Data Quality: Does Time of Semester Matter?

Ballroom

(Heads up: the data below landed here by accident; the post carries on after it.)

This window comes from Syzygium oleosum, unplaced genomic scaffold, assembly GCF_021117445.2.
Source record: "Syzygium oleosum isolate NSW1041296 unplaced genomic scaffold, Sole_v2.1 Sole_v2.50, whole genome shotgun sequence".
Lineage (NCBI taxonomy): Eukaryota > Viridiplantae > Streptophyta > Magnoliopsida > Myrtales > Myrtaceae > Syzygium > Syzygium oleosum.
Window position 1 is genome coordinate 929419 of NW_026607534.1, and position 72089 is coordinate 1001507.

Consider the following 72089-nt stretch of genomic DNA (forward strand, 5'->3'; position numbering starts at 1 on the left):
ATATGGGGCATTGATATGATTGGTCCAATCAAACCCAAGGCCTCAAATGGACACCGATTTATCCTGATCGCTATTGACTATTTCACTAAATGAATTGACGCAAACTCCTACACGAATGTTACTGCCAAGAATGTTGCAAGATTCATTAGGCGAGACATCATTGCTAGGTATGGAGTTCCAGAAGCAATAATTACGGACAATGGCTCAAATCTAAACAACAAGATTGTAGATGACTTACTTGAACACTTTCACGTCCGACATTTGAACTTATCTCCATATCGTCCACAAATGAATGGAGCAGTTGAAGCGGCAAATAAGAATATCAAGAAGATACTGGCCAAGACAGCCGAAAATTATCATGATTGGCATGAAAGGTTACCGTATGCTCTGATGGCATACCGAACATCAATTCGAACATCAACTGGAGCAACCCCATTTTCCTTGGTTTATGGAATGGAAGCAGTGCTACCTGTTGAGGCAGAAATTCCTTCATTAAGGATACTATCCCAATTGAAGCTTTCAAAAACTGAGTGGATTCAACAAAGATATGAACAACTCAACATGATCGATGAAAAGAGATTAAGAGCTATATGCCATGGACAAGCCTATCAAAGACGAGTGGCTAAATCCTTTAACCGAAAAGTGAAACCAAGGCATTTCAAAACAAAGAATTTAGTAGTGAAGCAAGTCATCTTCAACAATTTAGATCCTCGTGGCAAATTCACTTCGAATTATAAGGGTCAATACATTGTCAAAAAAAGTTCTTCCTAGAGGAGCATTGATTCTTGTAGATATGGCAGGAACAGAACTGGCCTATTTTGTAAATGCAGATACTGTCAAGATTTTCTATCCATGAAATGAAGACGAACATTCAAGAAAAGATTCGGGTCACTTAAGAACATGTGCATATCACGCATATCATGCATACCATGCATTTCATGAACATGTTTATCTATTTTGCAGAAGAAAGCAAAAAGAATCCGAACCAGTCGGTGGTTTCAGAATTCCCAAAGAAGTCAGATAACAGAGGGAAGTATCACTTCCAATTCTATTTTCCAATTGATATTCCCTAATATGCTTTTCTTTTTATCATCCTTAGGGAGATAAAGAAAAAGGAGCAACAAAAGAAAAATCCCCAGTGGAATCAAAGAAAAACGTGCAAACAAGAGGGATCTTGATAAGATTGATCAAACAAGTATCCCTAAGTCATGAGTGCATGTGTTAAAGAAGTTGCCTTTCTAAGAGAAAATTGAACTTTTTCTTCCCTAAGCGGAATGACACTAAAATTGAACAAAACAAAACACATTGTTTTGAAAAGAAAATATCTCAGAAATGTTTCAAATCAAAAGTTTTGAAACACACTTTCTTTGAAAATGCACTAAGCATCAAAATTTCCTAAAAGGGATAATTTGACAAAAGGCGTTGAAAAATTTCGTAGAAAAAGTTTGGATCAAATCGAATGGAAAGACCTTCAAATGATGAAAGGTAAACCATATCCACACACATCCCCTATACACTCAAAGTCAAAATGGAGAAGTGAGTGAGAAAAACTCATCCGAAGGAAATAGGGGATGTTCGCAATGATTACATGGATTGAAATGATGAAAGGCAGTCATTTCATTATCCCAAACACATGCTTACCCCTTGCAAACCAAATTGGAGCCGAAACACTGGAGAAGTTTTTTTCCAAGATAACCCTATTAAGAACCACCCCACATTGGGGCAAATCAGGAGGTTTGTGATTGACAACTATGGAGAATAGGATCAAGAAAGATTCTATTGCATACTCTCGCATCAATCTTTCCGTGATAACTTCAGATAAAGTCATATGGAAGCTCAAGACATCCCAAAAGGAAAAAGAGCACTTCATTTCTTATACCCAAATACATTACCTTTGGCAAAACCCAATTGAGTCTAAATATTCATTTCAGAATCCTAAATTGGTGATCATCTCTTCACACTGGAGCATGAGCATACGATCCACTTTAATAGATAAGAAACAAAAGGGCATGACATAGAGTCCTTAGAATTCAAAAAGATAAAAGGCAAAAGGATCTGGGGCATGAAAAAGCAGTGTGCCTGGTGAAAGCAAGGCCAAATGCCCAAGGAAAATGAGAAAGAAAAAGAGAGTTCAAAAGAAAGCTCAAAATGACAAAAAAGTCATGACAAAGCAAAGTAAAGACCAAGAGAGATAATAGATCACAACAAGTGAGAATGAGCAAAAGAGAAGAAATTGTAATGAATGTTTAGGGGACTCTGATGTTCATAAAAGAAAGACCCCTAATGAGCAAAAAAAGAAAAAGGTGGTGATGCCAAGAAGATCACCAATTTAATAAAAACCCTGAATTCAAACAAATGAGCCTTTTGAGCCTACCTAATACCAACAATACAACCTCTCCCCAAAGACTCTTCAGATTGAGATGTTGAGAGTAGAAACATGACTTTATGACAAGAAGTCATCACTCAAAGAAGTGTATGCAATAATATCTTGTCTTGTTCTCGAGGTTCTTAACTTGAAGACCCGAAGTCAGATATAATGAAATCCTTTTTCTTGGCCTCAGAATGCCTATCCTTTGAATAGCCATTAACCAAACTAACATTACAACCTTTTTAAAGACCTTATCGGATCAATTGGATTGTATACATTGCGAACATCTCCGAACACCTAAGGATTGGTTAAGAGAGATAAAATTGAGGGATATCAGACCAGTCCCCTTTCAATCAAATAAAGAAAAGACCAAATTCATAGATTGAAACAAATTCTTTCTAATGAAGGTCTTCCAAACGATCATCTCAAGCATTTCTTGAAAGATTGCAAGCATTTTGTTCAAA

When conducting scientific research, obtaining high-quality data is important. When collecting data from a college student participant pool, however, factors such as the time of the semester in which data are collected could cause validity issues, especially if the survey is completed in an online, non-laboratory setting. Near the end of the semester, students may experience more time pressures and constraints than at other times in the semester. These additional pressures may encourage participants to multi-task while completing the study, or to rush through the survey in order to receive credits as quickly as possible. The hypothesis of this study was that responses collected at the end of the semester would exhibit lower data quality than responses collected at the beginning of the semester. Data were collected online during the last two weeks of the fall 2018 semester (n = 312) and the first two weeks of the spring 2019 semester (n = 55). Participants were asked to write about an embarrassing situation and then completed a number of questionnaires assessing their thoughts and feelings about the event, personality traits, and participant engagement. Data quality was assessed using several different previously validated methods, including time spent on survey; the number of missed items; the number of incorrect embedded attention-check items (out of 12); the length of responses on two open-ended questions; self-reported diligence, interest, effort, attention, and whether their data should be used; and Cronbach’s alphas on the scales. Results showed that between the two groups, there were significant differences on length of open-ended responses, self-reported diligence, self-reported interest, effort, attention, neuroticism, and conscientiousness. Participants completing the study in the first two weeks of the spring 2019 semester had significantly longer open-ended responses and significantly higher levels of self-reported diligence, self-reported interest, effort, attention, neuroticism, and conscientiousness. Although there was not a significant difference in number of incorrect attention-check items between the two groups, it should be noted that only 46% of the total participants did not miss any check items. These results lend support to the hypothesis that data collected at the end of the semester may be of lower quality than data collected at the beginning of the semester. However, because the groups significantly differed on neuroticism and conscientiousness, we cannot determine whether the time of semester effect is a product of internal participant characteristics or external pressures. Nevertheless, researchers should take into account this end-of-semester data quality difference when deciding the time-frame of their data collection.